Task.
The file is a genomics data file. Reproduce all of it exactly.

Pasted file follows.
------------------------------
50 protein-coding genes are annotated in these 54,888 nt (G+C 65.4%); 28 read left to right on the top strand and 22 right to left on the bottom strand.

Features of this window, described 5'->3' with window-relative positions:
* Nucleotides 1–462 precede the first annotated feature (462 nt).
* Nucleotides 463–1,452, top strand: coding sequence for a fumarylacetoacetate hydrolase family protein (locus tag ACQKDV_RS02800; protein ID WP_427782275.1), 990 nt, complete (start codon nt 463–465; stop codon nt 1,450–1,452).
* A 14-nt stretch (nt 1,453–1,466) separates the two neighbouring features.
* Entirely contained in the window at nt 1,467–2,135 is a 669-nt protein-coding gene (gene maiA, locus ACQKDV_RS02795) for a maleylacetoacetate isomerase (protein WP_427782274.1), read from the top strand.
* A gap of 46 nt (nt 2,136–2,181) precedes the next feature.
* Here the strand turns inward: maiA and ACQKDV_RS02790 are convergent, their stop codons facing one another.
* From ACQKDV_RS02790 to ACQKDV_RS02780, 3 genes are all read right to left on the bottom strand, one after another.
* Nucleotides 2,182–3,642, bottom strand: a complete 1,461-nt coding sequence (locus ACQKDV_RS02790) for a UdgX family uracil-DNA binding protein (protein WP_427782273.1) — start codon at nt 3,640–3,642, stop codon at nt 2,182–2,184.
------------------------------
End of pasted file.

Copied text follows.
50 protein-coding genes are annotated in these 54,888 nt (G+C 65.4%); 28 read left to right on the top strand and 22 right to left on the bottom strand.

Features of this window, described 5'->3' with window-relative positions:
* Nucleotides 1–462 precede the first annotated feature (462 nt).
* Nucleotides 463–1,452, top strand: coding sequence for a fumarylacetoacetate hydrolase family protein (locus tag ACQKDV_RS02800; protein ID WP_427782275.1), 990 nt, complete (start codon nt 463–465; stop codon nt 1,450–1,452).
* A 14-nt stretch (nt 1,453–1,466) separates the two neighbouring features.
* Entirely contained in the window at nt 1,467–2,135 is a 669-nt protein-coding gene (gene maiA, locus ACQKDV_RS02795) for a maleylacetoacetate isomerase (protein WP_427782274.1), read from the top strand.
* A gap of 46 nt (nt 2,136–2,181) precedes the next feature.
* Here the strand turns inward: maiA and ACQKDV_RS02790 are convergent, their stop codons facing one another.
* From ACQKDV_RS02790 to ACQKDV_RS02780, 3 genes are all read right to left on the bottom strand, one after another.
* Nucleotides 2,182–3,642, bottom strand: a complete 1,461-nt coding sequence (locus ACQKDV_RS02790) for a UdgX family uracil-DNA binding protein (protein WP_427782273.1) — start codon at nt 3,640–3,642, stop codon at nt 2,182–2,184.